6. Why does Mead resist working for his father’s company, Fegley Brothers? Does his attitude towards his father and his business change over the course of the novel?

7. Why does Mead return home only days before his graduation from college? Do you think Mead is a coward for doing so? Did he have any other options?

8. What do Mead’s romantic failures with Cynthia and then with Shirley teach him? How is his friendship with Haley different from his other relationships with girls?

9. What do you make of Herman? Do you feel any sympathy for him? How are Mead and Herman alike and how are they different?

10. Who is Dr. Alexander and what does he teach Mead over the course of their work together? How is Dr. Alexander different from Dean Falconia and Dr. Kustrup?

11. Toward the end of the novel, the deceased Bernard Reimann appears to Mead and tells him that in order to solve the Riemann Hypothesis he must “stop being logical…and rely more on [his] intuitions.” What does Riemann mean by this? Does Mead take his advice?

12. Do you like Mead? Do you think he changes over the course of the novel? Why or why not?

13. Why is Mead’s mother so impressed with Herman when she first meets him in Chicago? How does Herman manipulate Mead and what makes him such a seductive personality?

14. Towards the end of the novel, Mead tells his father: “Ancient Egyptians thought the heart to be the seat of intelligence and will. Not the brain, but the heart.” Do you agree? Why does Mead tell his father this?

15. What do you make of the novel’s ending? Would you have made the same decision as Mead if you were in his position?

DEADLINE TO ENTER IS
6 PM, EST, NOVEMBER 11



64 comments:

rhapsodyinbooks said...

A very intelligent person would be Richard Feynman.

nbmars AT yahoo DOT com

rhapsodyinbooks said...

I follow on Google Connect and Google Reader.

nbmars AT yahoo DOT com

Pam said...

This may be obvious but I've always thought of Albert Einstein as intelligent. Quirky, likely on the autistic spectrum, but intelligent, nevertheless.

melacan at hotmail dot com

Pam said...

I follow through google friend connect.

melacan at hotmail dot com

holdenj said...

As far as real people go, I think Thomas Jefferson, with all his tinkering around Monticello, was really bright, more than just a politician/writer.
JHolden955(at)gmail(dot)com

holdenj said...

I'm a Google Friend Connect follower!
Thanks.
JHolden955(at)gmail(dot)com

Linna said...

Sherlock Holmes is genius. Ha ha. :D

linna.hsu at gmail dot com

Linna said...

I follow through google reader. :D

linna.hsu at gmail dot com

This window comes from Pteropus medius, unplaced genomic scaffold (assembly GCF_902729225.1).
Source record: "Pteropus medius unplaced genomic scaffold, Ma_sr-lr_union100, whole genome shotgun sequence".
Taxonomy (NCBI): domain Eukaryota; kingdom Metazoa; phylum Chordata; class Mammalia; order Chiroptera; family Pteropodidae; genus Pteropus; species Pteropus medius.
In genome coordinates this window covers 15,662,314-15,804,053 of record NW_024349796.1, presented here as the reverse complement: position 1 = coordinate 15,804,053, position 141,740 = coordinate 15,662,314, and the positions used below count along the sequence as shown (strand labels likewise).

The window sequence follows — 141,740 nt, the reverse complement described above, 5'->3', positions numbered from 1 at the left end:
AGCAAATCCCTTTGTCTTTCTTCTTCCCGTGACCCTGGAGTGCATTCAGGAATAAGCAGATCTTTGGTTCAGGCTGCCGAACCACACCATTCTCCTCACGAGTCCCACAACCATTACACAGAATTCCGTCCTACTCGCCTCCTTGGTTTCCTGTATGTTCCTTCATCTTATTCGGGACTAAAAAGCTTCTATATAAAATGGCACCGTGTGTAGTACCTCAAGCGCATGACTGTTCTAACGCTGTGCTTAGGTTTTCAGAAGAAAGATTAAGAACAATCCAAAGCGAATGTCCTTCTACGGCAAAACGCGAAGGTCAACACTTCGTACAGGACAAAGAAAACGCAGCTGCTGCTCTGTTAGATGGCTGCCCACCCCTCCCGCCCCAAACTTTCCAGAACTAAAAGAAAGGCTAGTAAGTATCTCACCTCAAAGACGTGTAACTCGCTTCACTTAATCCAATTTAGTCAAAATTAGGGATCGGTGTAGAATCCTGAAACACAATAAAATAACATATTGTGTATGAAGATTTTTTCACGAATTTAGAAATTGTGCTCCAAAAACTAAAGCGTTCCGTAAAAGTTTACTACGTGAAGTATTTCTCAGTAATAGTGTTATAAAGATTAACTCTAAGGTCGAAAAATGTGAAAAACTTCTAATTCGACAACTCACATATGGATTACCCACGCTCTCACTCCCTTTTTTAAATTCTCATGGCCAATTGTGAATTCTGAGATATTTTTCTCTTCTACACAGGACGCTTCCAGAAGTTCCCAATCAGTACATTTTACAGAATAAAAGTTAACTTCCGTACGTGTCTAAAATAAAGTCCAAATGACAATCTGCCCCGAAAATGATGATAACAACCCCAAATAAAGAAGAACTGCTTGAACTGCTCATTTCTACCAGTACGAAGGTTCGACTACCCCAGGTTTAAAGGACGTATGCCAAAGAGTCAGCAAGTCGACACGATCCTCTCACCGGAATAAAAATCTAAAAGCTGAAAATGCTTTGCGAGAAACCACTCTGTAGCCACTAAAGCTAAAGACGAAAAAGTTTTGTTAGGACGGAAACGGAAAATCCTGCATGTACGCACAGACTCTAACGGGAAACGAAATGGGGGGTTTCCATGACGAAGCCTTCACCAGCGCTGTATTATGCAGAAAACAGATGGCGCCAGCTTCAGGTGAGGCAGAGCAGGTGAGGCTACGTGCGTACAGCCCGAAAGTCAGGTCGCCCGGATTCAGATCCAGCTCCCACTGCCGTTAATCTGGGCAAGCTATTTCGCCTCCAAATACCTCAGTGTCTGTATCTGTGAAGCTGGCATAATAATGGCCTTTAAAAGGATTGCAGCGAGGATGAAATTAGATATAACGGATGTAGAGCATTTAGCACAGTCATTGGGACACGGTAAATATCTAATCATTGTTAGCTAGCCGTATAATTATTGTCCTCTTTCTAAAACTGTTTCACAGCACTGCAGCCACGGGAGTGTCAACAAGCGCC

Bethie said...

Whenever I think of a young person advanning that quickly, I think of Doogie Houser.

lizzi0915 at aol dot com

Bethie said...

I follow on Google

lizzi0915 at aol dot com

Linda K said...

I know plenty of people will disagree with me but Bill Clinton is very intelligent.

lkish77123 at gmail dot com

Linda K said...

GFC follower

lkish77123 at gmail dot com

A Bookshelf Monstrosity said...

Hmmm...I find Sherlock Holmes to be quite the brain...

fitz12383(at)hotmail(dot)com

A Bookshelf Monstrosity said...

+1 I am a follower

fitz12383(at)hotmail(dot)com

A Bookshelf Monstrosity said...

+1 I posted this on my blog: http://bookshelfmonstrosity.blogspot.com/2009/10/weekly-monstrosity-giveaway-list-1015.html

fitz12383(at)hotmail(dot)com

fredamans said...

I think Oprah has been intelligent throughout her career and life. I know it may be a bit of a cliche, but I look up to her.

freda.mans[at]sympatico.ca

fredamans said...

I blogged contest: http://fredamans.blogspot.com/2009/10/contests_20.html

freda.mans[at]sympatico.ca

fredamans said...

I follow via Google Connect.

freda.mans[at]sympatico.ca

Sheila said...

Bill Gates is pretty intelligent.

ludeluh at yahoo dot com

Sheila said...

I follow on google friends connect.

ludeluh at yahoo dot com

Renee G said...

I've always admired Thomas Jefferson.
rsgrandinetti@yahoo.com

Glenn said...

In the world of language and linguistics, professor and author Steven Pinker is very intelligent. Thanks for the giveaway.

glenn_pessano AT yahoo DOT com

rubynreba said...

What would we do without Alexander Graham Bell and his invention of the telephone! He had to be very intelligent.
pbclark(at)netins(dot)net

rubynreba said...

I follow on Google.
pbclark(at)netins(dot)net

Sarah said...

I think Thomas Jefferson was a very intelligent person.

saemmerson at yahoo dot com

Sarah Emmerson

Sarah said...

I follow on Google Friend Connect.

saemmerson at yahoo dot com

Sarah Emmerson

Sarah said...

tweet:

http://twitter.com/saemmerson/status/5053702417

saemmerson at yahoo dot com

Sarah Emmerson